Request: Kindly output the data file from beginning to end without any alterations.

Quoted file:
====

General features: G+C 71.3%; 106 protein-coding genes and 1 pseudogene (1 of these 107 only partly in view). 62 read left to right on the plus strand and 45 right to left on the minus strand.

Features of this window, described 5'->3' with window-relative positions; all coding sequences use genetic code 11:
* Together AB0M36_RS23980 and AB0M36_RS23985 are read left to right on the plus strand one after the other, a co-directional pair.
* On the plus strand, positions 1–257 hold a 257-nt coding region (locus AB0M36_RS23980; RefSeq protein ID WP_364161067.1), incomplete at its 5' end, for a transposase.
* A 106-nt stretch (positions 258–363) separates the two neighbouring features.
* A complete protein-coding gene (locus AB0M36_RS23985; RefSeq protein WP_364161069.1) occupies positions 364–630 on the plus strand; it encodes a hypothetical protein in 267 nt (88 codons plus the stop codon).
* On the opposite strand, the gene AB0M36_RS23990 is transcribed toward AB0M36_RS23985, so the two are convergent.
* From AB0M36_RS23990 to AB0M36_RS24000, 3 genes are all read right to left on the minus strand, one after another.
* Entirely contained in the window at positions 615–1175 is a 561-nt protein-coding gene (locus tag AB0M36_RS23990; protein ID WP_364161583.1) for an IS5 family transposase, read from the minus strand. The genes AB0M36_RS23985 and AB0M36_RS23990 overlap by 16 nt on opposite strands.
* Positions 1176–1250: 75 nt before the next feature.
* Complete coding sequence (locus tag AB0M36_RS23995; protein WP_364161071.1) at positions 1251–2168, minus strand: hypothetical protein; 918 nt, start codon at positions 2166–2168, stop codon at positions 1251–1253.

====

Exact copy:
General features: G+C 71.3%; 106 protein-coding genes and 1 pseudogene (1 of these 107 only partly in view). 62 read left to right on the plus strand and 45 right to left on the minus strand.

Features of this window, described 5'->3' with window-relative positions; all coding sequences use genetic code 11:
* Together AB0M36_RS23980 and AB0M36_RS23985 are read left to right on the plus strand one after the other, a co-directional pair.
* On the plus strand, positions 1–257 hold a 257-nt coding region (locus AB0M36_RS23980; RefSeq protein ID WP_364161067.1), incomplete at its 5' end, for a transposase.
* A 106-nt stretch (positions 258–363) separates the two neighbouring features.
* A complete protein-coding gene (locus AB0M36_RS23985; RefSeq protein WP_364161069.1) occupies positions 364–630 on the plus strand; it encodes a hypothetical protein in 267 nt (88 codons plus the stop codon).
* On the opposite strand, the gene AB0M36_RS23990 is transcribed toward AB0M36_RS23985, so the two are convergent.
* From AB0M36_RS23990 to AB0M36_RS24000, 3 genes are all read right to left on the minus strand, one after another.
* Entirely contained in the window at positions 615–1175 is a 561-nt protein-coding gene (locus tag AB0M36_RS23990; protein ID WP_364161583.1) for an IS5 family transposase, read from the minus strand. The genes AB0M36_RS23985 and AB0M36_RS23990 overlap by 16 nt on opposite strands.
* Positions 1176–1250: 75 nt before the next feature.
* Complete coding sequence (locus tag AB0M36_RS23995; protein WP_364161071.1) at positions 1251–2168, minus strand: hypothetical protein; 918 nt, start codon at positions 2166–2168, stop codon at positions 1251–1253.